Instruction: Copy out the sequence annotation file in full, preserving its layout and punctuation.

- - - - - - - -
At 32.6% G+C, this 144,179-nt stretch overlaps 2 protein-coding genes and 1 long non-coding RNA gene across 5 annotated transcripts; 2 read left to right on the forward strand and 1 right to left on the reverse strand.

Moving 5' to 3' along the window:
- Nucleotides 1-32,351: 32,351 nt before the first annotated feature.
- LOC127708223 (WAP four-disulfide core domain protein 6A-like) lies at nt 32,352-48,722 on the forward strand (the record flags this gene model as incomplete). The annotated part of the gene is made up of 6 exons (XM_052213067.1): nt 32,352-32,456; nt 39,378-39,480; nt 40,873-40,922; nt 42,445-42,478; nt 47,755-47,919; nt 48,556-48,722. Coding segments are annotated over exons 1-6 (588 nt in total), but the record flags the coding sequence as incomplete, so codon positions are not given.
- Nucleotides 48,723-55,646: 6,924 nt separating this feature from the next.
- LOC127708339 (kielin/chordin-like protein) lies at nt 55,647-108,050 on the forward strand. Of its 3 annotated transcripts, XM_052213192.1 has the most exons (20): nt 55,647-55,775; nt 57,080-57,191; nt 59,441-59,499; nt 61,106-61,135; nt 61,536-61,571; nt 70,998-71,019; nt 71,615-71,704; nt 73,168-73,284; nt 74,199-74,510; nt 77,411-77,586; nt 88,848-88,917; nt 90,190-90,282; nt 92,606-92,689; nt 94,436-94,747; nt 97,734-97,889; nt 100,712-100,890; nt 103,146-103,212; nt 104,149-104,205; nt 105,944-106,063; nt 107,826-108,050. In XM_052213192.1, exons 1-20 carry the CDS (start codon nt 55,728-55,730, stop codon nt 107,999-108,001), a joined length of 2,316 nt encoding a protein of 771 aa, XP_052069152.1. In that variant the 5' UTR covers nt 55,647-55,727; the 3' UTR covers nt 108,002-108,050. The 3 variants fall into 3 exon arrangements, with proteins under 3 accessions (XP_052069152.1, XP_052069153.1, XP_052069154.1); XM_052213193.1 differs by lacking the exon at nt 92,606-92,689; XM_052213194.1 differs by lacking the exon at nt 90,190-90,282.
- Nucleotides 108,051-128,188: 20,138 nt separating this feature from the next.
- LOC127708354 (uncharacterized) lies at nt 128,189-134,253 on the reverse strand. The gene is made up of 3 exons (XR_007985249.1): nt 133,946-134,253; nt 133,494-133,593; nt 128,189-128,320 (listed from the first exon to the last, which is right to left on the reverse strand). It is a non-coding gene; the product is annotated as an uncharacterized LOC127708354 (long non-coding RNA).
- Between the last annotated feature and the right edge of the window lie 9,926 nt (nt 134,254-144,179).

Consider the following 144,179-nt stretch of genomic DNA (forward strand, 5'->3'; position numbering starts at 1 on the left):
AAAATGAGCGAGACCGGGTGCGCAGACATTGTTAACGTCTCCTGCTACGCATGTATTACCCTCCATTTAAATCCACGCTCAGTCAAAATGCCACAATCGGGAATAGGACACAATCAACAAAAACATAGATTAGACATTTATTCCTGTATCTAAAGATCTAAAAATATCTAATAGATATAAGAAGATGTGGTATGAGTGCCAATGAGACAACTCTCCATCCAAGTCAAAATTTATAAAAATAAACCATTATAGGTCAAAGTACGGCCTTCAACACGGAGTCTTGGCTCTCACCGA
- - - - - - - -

At 32.6% G+C, this 144,179-nt stretch overlaps 2 protein-coding genes and 1 long non-coding RNA gene across 5 annotated transcripts; 2 read left to right on the forward strand and 1 right to left on the reverse strand.

Moving 5' to 3' along the window:
- Nucleotides 1-32,351: 32,351 nt before the first annotated feature.
- LOC127708223 (WAP four-disulfide core domain protein 6A-like) lies at nt 32,352-48,722 on the forward strand (the record flags this gene model as incomplete). The annotated part of the gene is made up of 6 exons (XM_052213067.1): nt 32,352-32,456; nt 39,378-39,480; nt 40,873-40,922; nt 42,445-42,478; nt 47,755-47,919; nt 48,556-48,722. Coding segments are annotated over exons 1-6 (588 nt in total), but the record flags the coding sequence as incomplete, so codon positions are not given.
- Nucleotides 48,723-55,646: 6,924 nt separating this feature from the next.
- LOC127708339 (kielin/chordin-like protein) lies at nt 55,647-108,050 on the forward strand. Of its 3 annotated transcripts, XM_052213192.1 has the most exons (20): nt 55,647-55,775; nt 57,080-57,191; nt 59,441-59,499; nt 61,106-61,135; nt 61,536-61,571; nt 70,998-71,019; nt 71,615-71,704; nt 73,168-73,284; nt 74,199-74,510; nt 77,411-77,586; nt 88,848-88,917; nt 90,190-90,282; nt 92,606-92,689; nt 94,436-94,747; nt 97,734-97,889; nt 100,712-100,890; nt 103,146-103,212; nt 104,149-104,205; nt 105,944-106,063; nt 107,826-108,050. In XM_052213192.1, exons 1-20 carry the CDS (start codon nt 55,728-55,730, stop codon nt 107,999-108,001), a joined length of 2,316 nt encoding a protein of 771 aa, XP_052069152.1. In that variant the 5' UTR covers nt 55,647-55,727; the 3' UTR covers nt 108,002-108,050. The 3 variants fall into 3 exon arrangements, with proteins under 3 accessions (XP_052069152.1, XP_052069153.1, XP_052069154.1); XM_052213193.1 differs by lacking the exon at nt 92,606-92,689; XM_052213194.1 differs by lacking the exon at nt 90,190-90,282.
- Nucleotides 108,051-128,188: 20,138 nt separating this feature from the next.
- LOC127708354 (uncharacterized) lies at nt 128,189-134,253 on the reverse strand. The gene is made up of 3 exons (XR_007985249.1): nt 133,946-134,253; nt 133,494-133,593; nt 128,189-128,320 (listed from the first exon to the last, which is right to left on the reverse strand). It is a non-coding gene; the product is annotated as an uncharacterized LOC127708354 (long non-coding RNA).
- Between the last annotated feature and the right edge of the window lie 9,926 nt (nt 134,254-144,179).

Consider the following 144,179-nt stretch of genomic DNA (forward strand, 5'->3'; position numbering starts at 1 on the left):
AAAATGAGCGAGACCGGGTGCGCAGACATTGTTAACGTCTCCTGCTACGCATGTATTACCCTCCATTTAAATCCACGCTCAGTCAAAATGCCACAATCGGGAATAGGACACAATCAACAAAAACATAGATTAGACATTTATTCCTGTATCTAAAGATCTAAAAATATCTAATAGATATAAGAAGATGTGGTATGAGTGCCAATGAGACAACTCTCCATCCAAGTCAAAATTTATAAAAATAAACCATTATAGGTCAAAGTACGGCCTTCAACACGGAGTCTTGGCTCTCACCGA